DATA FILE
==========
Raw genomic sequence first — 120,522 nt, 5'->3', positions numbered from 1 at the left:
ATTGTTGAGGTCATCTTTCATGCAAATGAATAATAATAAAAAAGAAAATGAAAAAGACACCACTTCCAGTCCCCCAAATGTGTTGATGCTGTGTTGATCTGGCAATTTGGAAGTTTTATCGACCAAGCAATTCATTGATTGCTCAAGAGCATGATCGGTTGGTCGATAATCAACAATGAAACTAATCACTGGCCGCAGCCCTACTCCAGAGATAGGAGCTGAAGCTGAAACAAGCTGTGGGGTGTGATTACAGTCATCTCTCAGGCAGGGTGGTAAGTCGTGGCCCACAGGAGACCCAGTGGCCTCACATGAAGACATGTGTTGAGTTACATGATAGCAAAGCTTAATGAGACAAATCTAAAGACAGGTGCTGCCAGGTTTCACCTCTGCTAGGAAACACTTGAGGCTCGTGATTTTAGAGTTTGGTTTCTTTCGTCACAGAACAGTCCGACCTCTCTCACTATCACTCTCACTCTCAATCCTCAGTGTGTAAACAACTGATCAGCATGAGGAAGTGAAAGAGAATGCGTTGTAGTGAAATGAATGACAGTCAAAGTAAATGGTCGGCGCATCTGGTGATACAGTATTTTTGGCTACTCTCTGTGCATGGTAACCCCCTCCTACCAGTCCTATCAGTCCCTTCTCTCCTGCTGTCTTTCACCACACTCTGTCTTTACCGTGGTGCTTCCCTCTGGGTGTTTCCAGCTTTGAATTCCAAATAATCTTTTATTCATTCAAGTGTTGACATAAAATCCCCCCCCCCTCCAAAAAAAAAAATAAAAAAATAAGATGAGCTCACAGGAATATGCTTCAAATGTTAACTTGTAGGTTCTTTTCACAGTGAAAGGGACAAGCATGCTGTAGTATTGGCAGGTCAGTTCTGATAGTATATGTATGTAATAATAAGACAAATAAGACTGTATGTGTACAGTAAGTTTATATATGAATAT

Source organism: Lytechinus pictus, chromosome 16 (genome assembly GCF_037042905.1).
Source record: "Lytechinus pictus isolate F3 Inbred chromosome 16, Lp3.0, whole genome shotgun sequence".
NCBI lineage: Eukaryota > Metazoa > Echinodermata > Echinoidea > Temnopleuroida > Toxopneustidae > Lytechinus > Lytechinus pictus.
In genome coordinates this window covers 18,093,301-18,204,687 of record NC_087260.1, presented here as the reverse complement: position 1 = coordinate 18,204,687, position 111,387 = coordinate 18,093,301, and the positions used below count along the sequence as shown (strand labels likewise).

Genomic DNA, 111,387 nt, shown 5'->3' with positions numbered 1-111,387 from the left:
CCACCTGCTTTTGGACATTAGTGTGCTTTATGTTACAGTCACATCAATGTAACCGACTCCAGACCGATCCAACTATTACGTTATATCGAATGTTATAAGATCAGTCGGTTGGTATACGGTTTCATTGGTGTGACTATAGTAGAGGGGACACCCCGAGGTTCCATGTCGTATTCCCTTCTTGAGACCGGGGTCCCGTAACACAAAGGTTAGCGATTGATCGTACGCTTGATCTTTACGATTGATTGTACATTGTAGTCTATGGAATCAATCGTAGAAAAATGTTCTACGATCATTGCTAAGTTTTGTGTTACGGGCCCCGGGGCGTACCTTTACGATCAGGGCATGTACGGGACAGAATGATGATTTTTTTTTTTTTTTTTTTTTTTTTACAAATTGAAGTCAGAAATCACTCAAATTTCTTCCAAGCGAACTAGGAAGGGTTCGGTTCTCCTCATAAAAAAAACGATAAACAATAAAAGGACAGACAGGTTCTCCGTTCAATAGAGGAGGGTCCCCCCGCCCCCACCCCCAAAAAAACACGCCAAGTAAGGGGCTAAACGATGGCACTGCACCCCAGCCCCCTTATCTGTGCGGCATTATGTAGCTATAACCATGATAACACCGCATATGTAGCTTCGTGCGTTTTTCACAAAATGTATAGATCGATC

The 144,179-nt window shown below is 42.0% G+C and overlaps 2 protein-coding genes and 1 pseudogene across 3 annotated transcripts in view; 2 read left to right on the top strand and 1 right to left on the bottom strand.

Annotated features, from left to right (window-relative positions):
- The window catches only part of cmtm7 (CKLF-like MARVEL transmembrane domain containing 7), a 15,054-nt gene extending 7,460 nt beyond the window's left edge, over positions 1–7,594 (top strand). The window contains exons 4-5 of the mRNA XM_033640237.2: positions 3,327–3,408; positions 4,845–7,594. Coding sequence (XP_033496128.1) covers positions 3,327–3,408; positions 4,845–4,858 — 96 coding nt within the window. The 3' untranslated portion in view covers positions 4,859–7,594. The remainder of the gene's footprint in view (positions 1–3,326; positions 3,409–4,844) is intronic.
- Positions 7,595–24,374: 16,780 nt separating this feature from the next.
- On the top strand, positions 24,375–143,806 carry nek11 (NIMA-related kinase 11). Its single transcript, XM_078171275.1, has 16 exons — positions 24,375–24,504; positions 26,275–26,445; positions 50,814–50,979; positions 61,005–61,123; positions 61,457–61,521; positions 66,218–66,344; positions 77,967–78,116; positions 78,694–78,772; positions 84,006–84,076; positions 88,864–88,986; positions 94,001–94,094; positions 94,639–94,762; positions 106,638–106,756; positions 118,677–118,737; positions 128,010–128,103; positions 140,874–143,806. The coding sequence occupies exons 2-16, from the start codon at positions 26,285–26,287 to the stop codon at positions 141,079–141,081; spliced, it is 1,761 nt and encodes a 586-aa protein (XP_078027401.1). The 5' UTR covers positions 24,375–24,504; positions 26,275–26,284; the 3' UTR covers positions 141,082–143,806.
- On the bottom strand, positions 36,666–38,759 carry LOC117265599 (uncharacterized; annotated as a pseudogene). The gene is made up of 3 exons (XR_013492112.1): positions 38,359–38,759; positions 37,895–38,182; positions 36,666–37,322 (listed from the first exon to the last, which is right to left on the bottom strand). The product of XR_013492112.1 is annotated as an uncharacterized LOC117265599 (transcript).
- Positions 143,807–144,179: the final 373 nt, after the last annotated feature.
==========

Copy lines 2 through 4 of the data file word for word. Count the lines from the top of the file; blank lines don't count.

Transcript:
ATTGTTGAGGTCATCTTTCATGCAAATGAATAATAATAAAAAAGAAAATGAAAAAGACACCACTTCCAGTCCCCCAAATGTGTTGATGCTGTGTTGATCTGGCAATTTGGAAGTTTTATCGACCAAGCAATTCATTGATTGCTCAAGAGCATGATCGGTTGGTCGATAATCAACAATGAAACTAATCACTGGCCGCAGCCCTACTCCAGAGATAGGAGCTGAAGCTGAAACAAGCTGTGGGGTGTGATTACAGTCATCTCTCAGGCAGGGTGGTAAGTCGTGGCCCACAGGAGACCCAGTGGCCTCACATGAAGACATGTGTTGAGTTACATGATAGCAAAGCTTAATGAGACAAATCTAAAGACAGGTGCTGCCAGGTTTCACCTCTGCTAGGAAACACTTGAGGCTCGTGATTTTAGAGTTTGGTTTCTTTCGTCACAGAACAGTCCGACCTCTCTCACTATCACTCTCACTCTCAATCCTCAGTGTGTAAACAACTGATCAGCATGAGGAAGTGAAAGAGAATGCGTTGTAGTGAAATGAATGACAGTCAAAGTAAATGGTCGGCGCATCTGGTGATACAGTATTTTTGGCTACTCTCTGTGCATGGTAACCCCCTCCTACCAGTCCTATCAGTCCCTTCTCTCCTGCTGTCTTTCACCACACTCTGTCTTTACCGTGGTGCTTCCCTCTGGGTGTTTCCAGCTTTGAATTCCAAATAATCTTTTATTCATTCAAGTGTTGACATAAAATCCCCCCCCCCTCCAAAAAAAAAAATAAAAAAATAAGATGAGCTCACAGGAATATGCTTCAAATGTTAACTTGTAGGTTCTTTTCACAGTGAAAGGGACAAGCATGCTGTAGTATTGGCAGGTCAGTTCTGATAGTATATGTATGTAATAATAAGACAAATAAGACTGTATGTGTACAGTAAGTTTATATATGAATAT

Source organism: Lytechinus pictus, chromosome 16 (genome assembly GCF_037042905.1).
Source record: "Lytechinus pictus isolate F3 Inbred chromosome 16, Lp3.0, whole genome shotgun sequence".